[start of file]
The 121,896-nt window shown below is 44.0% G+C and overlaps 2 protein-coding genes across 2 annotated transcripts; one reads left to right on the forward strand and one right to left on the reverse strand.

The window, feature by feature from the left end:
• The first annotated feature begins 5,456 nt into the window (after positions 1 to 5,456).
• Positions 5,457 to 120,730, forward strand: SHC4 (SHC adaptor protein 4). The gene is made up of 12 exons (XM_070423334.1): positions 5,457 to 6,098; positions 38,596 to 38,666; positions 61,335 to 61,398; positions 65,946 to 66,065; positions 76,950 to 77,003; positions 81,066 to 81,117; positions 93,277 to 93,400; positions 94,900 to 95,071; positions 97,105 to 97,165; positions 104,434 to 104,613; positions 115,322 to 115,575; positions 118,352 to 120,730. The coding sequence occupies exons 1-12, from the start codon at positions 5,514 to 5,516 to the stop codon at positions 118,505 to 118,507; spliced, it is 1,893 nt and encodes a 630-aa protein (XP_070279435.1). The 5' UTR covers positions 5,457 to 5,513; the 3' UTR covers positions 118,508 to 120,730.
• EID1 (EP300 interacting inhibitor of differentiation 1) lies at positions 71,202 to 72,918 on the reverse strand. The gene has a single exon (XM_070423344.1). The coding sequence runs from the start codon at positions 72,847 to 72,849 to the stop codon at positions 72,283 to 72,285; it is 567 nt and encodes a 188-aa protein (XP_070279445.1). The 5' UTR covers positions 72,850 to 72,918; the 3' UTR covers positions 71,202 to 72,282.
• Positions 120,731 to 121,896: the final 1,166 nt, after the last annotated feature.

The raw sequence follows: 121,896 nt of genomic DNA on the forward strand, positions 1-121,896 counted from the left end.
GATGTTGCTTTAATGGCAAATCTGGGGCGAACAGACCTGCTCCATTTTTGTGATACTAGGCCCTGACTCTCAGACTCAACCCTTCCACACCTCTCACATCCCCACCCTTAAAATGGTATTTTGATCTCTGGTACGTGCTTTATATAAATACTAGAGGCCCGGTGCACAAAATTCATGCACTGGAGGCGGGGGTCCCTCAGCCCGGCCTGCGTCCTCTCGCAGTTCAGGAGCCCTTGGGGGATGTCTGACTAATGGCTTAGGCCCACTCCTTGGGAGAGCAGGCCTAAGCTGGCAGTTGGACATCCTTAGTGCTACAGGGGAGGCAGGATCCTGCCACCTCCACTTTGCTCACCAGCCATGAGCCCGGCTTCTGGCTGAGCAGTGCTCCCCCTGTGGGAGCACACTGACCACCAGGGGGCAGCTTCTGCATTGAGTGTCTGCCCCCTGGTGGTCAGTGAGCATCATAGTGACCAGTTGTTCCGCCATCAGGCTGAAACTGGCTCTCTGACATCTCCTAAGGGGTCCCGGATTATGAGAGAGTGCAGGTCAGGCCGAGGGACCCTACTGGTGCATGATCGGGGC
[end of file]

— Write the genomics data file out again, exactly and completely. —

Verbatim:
The 121,896-nt window shown below is 44.0% G+C and overlaps 2 protein-coding genes across 2 annotated transcripts; one reads left to right on the forward strand and one right to left on the reverse strand.

The window, feature by feature from the left end:
• The first annotated feature begins 5,456 nt into the window (after positions 1 to 5,456).
• Positions 5,457 to 120,730, forward strand: SHC4 (SHC adaptor protein 4). The gene is made up of 12 exons (XM_070423334.1): positions 5,457 to 6,098; positions 38,596 to 38,666; positions 61,335 to 61,398; positions 65,946 to 66,065; positions 76,950 to 77,003; positions 81,066 to 81,117; positions 93,277 to 93,400; positions 94,900 to 95,071; positions 97,105 to 97,165; positions 104,434 to 104,613; positions 115,322 to 115,575; positions 118,352 to 120,730. The coding sequence occupies exons 1-12, from the start codon at positions 5,514 to 5,516 to the stop codon at positions 118,505 to 118,507; spliced, it is 1,893 nt and encodes a 630-aa protein (XP_070279435.1). The 5' UTR covers positions 5,457 to 5,513; the 3' UTR covers positions 118,508 to 120,730.
• EID1 (EP300 interacting inhibitor of differentiation 1) lies at positions 71,202 to 72,918 on the reverse strand. The gene has a single exon (XM_070423344.1). The coding sequence runs from the start codon at positions 72,847 to 72,849 to the stop codon at positions 72,283 to 72,285; it is 567 nt and encodes a 188-aa protein (XP_070279445.1). The 5' UTR covers positions 72,850 to 72,918; the 3' UTR covers positions 71,202 to 72,282.
• Positions 120,731 to 121,896: the final 1,166 nt, after the last annotated feature.

The raw sequence follows: 121,896 nt of genomic DNA on the forward strand, positions 1-121,896 counted from the left end.
GATGTTGCTTTAATGGCAAATCTGGGGCGAACAGACCTGCTCCATTTTTGTGATACTAGGCCCTGACTCTCAGACTCAACCCTTCCACACCTCTCACATCCCCACCCTTAAAATGGTATTTTGATCTCTGGTACGTGCTTTATATAAATACTAGAGGCCCGGTGCACAAAATTCATGCACTGGAGGCGGGGGTCCCTCAGCCCGGCCTGCGTCCTCTCGCAGTTCAGGAGCCCTTGGGGGATGTCTGACTAATGGCTTAGGCCCACTCCTTGGGAGAGCAGGCCTAAGCTGGCAGTTGGACATCCTTAGTGCTACAGGGGAGGCAGGATCCTGCCACCTCCACTTTGCTCACCAGCCATGAGCCCGGCTTCTGGCTGAGCAGTGCTCCCCCTGTGGGAGCACACTGACCACCAGGGGGCAGCTTCTGCATTGAGTGTCTGCCCCCTGGTGGTCAGTGAGCATCATAGTGACCAGTTGTTCCGCCATCAGGCTGAAACTGGCTCTCTGACATCTCCTAAGGGGTCCCGGATTATGAGAGAGTGCAGGTCAGGCCGAGGGACCCTACTGGTGCATGATCGGGGC